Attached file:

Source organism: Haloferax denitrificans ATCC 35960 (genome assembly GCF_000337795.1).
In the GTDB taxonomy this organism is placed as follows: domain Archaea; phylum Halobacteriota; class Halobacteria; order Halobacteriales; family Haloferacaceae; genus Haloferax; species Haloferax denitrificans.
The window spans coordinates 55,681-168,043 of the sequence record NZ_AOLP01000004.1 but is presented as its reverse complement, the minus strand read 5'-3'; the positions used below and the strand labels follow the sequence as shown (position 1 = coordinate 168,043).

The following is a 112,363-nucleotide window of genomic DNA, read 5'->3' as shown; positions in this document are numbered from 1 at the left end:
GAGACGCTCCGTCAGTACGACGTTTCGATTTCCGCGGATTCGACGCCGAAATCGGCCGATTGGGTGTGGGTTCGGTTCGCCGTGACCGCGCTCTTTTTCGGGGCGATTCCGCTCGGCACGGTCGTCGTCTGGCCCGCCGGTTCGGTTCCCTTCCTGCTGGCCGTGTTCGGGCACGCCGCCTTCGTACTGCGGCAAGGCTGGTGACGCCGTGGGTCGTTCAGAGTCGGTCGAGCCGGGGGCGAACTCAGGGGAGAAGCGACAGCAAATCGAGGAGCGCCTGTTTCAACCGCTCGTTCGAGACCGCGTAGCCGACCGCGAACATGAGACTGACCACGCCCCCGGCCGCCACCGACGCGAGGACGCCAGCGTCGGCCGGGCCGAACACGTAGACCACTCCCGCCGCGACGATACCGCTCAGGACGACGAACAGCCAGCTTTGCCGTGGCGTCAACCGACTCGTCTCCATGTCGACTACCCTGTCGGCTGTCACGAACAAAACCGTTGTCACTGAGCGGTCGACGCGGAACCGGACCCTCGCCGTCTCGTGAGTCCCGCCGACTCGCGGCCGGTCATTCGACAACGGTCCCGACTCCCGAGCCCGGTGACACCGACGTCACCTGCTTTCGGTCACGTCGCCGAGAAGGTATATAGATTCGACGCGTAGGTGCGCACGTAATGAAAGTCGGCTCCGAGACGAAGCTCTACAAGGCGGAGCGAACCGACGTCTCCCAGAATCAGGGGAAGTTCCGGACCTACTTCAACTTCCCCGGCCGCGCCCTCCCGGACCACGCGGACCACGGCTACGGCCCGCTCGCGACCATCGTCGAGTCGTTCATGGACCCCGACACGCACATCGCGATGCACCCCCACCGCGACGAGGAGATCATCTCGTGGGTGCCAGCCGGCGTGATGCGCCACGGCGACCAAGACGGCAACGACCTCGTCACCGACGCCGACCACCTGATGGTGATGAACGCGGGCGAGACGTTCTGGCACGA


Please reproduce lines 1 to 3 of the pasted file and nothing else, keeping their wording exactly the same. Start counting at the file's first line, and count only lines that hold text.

Source organism: Haloferax denitrificans ATCC 35960 (genome assembly GCF_000337795.1).
In the GTDB taxonomy this organism is placed as follows: domain Archaea; phylum Halobacteriota; class Halobacteria; order Halobacteriales; family Haloferacaceae; genus Haloferax; species Haloferax denitrificans.
The window spans coordinates 55,681-168,043 of the sequence record NZ_AOLP01000004.1 but is presented as its reverse complement, the minus strand read 5'-3'; the positions used below and the strand labels follow the sequence as shown (position 1 = coordinate 168,043).